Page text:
Effect of Bilateral Investment Treaties on Foreign Investment in China
As the world’s second-largest economy, China is one of the top destinations for foreign direct investment. Such success is partly due to China’s efforts to enter into bilateral investment treaties (BITs) with other countries.
Bilateral investment treaties are agreements between two nations for the reciprocal encouragement, promotion and protection of investments in each other’s territories by companies based in either country. China had already concluded BITs with more than 130 countries.
Evolution of China’s BITs
The nature of China’s BITs with other countries has changed significantly over the years. From 1982 when China signed its first BIT with Sweden until 1998, Sino-foreign BITs generally provided limited protection for foreign investments.
Most of China’s early (or “first-generation”) BITs before 1998 lacked or provided only limited provisions for the national treatment of foreign investments, reportedly to protect infant industries or state-owned enterprises from foreign competition. National treatment means the host country does not treat foreign investors less favourably than its own nationals.
First-generation BITs also typically either did not provide for disputes to be settled by international arbitration, or restricted such arbitration only to disputes over the amount of compensation arising from expropriation. The latter case implied the need for a Chinese court to determine whether an expropriation occurred in the first place, which the host state may argue did not, consequently limiting the scope of application of BIT provisions for international arbitration.
Since 1998 however, China has been signing “second-generation” BITs that offer greater protection for foreign investors because it has become a substantial overseas investor in its own right, although it continues to attract much foreign investment.
These second-generation BITs offer comprehensive substantive protection measures for foreign investors, such as broad definitions of investment, protection of investments from expropriation, fair and equitable treatment of investments, national treatment and a most-favoured-nation (MFN) clause.
Where provided for in the BIT, investor-state disputes can be submitted to ad hoc arbitration under the arbitration rules of the United Nations Commission on International Trade Law, or a tribunal established under the International Centre for Settlement of Investment Disputes (ICSID) convention.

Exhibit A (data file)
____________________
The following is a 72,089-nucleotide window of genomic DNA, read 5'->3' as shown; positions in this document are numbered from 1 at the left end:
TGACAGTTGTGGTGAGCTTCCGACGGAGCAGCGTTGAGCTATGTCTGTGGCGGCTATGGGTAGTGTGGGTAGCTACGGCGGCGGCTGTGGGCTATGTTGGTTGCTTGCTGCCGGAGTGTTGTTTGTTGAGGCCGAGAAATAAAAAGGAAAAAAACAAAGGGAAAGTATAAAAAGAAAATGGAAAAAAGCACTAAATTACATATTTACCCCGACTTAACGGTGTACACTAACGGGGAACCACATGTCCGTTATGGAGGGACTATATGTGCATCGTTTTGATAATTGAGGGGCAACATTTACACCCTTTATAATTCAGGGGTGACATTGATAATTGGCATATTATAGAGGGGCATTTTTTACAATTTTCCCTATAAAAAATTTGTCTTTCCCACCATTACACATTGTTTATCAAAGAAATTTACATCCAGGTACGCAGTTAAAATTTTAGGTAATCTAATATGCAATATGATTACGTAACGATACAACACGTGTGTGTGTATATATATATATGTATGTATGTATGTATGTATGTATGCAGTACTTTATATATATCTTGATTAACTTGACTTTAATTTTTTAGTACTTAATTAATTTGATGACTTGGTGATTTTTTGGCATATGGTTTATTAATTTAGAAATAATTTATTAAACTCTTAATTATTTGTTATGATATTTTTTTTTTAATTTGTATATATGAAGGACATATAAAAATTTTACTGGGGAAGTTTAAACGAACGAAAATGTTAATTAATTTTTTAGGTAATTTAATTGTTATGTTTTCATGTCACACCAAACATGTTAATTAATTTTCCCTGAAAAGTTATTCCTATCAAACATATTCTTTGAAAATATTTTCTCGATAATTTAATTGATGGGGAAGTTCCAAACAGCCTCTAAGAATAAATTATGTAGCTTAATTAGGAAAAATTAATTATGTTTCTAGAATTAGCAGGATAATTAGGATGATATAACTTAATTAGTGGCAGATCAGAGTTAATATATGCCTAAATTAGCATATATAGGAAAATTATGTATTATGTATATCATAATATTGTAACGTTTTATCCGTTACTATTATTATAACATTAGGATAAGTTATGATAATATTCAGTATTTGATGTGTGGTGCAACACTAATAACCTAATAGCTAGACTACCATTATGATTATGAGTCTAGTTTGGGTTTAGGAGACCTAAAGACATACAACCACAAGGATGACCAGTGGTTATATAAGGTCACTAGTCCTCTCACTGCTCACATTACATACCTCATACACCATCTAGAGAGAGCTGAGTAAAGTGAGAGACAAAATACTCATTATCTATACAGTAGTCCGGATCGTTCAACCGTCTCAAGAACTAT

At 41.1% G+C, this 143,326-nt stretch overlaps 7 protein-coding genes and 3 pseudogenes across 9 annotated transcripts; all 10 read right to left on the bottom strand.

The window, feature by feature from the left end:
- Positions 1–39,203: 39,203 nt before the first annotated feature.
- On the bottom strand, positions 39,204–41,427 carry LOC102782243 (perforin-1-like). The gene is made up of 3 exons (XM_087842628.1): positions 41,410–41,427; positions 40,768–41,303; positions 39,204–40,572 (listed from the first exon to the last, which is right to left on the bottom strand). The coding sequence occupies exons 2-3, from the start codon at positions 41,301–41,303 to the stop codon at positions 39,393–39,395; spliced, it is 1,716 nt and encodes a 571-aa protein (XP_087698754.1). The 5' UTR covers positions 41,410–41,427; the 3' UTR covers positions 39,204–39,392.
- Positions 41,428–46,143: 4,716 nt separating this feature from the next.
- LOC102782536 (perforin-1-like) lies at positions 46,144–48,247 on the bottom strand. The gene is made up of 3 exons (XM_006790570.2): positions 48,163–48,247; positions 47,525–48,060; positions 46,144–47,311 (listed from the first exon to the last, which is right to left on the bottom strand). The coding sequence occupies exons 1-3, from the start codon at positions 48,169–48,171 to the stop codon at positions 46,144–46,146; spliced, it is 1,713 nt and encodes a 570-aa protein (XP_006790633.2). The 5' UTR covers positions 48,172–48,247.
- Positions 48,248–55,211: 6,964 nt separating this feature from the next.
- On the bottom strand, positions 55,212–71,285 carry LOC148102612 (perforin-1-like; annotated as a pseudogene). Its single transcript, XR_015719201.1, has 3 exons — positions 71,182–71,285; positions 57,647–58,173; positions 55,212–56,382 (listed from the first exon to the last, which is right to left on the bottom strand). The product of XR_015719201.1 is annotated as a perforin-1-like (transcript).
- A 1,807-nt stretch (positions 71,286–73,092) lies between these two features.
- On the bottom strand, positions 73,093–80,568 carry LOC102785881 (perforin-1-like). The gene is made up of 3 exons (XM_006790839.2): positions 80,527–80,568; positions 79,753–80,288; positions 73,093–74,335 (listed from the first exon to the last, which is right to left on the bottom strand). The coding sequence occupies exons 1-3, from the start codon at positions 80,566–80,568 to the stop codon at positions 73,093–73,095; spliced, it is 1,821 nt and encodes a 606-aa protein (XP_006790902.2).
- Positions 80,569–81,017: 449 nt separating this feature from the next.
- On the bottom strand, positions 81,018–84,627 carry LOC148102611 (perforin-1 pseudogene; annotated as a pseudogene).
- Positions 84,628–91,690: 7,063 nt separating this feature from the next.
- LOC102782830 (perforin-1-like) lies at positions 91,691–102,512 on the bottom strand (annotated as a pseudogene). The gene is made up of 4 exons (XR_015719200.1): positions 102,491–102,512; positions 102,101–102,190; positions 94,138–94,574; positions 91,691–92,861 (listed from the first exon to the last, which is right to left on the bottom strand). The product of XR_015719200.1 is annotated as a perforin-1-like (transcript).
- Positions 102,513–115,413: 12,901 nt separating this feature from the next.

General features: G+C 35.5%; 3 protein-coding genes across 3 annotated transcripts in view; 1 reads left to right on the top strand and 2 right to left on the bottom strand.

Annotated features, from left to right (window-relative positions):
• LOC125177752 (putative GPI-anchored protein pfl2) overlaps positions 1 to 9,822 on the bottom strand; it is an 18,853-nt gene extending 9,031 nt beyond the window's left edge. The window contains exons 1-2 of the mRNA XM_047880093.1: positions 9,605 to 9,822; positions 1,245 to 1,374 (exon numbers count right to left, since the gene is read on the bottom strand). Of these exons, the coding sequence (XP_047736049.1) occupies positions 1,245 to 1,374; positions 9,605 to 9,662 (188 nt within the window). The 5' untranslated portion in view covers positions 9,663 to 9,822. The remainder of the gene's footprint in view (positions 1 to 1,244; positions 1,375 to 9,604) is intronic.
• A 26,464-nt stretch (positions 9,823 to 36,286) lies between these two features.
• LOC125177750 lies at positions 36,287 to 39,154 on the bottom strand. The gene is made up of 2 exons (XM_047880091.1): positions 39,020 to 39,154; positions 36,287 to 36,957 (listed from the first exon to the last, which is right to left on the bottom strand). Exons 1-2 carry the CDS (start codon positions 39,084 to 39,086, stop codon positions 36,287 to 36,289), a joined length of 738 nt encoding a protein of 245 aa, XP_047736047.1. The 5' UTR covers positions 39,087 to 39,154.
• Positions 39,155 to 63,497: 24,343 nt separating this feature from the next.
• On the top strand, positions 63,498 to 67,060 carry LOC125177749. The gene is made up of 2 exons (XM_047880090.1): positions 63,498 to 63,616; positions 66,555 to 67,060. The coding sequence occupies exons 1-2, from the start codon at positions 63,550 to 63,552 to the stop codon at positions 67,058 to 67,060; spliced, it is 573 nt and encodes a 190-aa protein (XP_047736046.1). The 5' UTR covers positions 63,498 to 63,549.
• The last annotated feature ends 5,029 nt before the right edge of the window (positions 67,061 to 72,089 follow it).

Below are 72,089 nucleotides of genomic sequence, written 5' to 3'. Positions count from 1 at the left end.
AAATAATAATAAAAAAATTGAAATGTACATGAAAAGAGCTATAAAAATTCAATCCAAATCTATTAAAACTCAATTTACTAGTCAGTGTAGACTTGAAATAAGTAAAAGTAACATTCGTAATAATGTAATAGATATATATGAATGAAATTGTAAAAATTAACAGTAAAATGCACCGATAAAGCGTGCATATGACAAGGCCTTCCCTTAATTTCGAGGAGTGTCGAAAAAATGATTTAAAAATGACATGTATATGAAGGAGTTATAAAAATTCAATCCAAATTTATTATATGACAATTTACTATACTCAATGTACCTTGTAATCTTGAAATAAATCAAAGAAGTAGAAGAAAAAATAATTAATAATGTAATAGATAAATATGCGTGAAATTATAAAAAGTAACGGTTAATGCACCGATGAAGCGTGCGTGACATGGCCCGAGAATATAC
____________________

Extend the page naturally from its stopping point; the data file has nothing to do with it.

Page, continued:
While both first- and second-generation BITs may allow for international arbitration, second-generation BITs also differ in this aspect because they can include unrestricted arbitration provisions.
Unrestricted arbitration provisions do not require foreign investors to exhaust local legal remedies first before seeking international arbitration, allowing for faster resolution, in contrast to provisions in more restrictive BITs that do. They also allow investors to submit any dispute over a potential breach of the BIT to international arbitration, beyond only those concerning compensation amounts for expropriation.
Most Favoured Nation Clause
Generally, a foreign investor bound by a more restrictive first-generation BIT with China can invoke an MFN clause to “import” substantive rights covered in a more favourable second-generation BIT between China and a third-party country.
However, controversy remains over whether the investor can invoke the MFN clause to extend an international tribunal’s jurisdiction to arbitrate dispute types falling outside the scope of the dispute resolution provision within the first-generation BIT, assuming the BIT has such a provision.
There is currently a lack of information regarding an international tribunal’s ruling in the abovementioned context for Sino-foreign BITs. In 2011, a Malaysian company became the first investor to bring a claim against China at ICSID. However, the case was suspended shortly after, following an agreement by the parties.
Past non-China cases have shown that the international tribunal’s ruling over the scope of its jurisdiction to arbitrate investor-state disputes depends on its interpretation of the wordings of the dispute resolution provision and MFN clause within the BIT concerned. For example, the tribunal may decline to arbitrate if it interprets the MFN clause narrowly to only cover arbitration of disputes over compensation amounts for expropriation (if specifically provided for in the BIT) and not simply any investor-state dispute.
Previous cases have also shown that the tribunal’s interpretation may or may not follow that of other similar cases. However, the fact remains that the MFN clause still has the potential to improve the protection of foreign investors bound by first-generation BITs.
Special Purpose Vehicles
Due to the unpredictability of the international tribunal’s interpretation of the MFN clause, foreign investors bound by first-generation BITs with China may seek an alternative option in the form of Special Purpose Vehicles (SPVs) to increase their protection. Foreign investors whose home country does not have a BIT with China may also consider SPVs for the same reason.
By holding an investment through an SPV incorporated in a third-party state that signed a second-generation BIT with China, the two abovementioned groups of foreign investors can gain greater BIT protection in China, including favourable international arbitration provisions for settling disputes.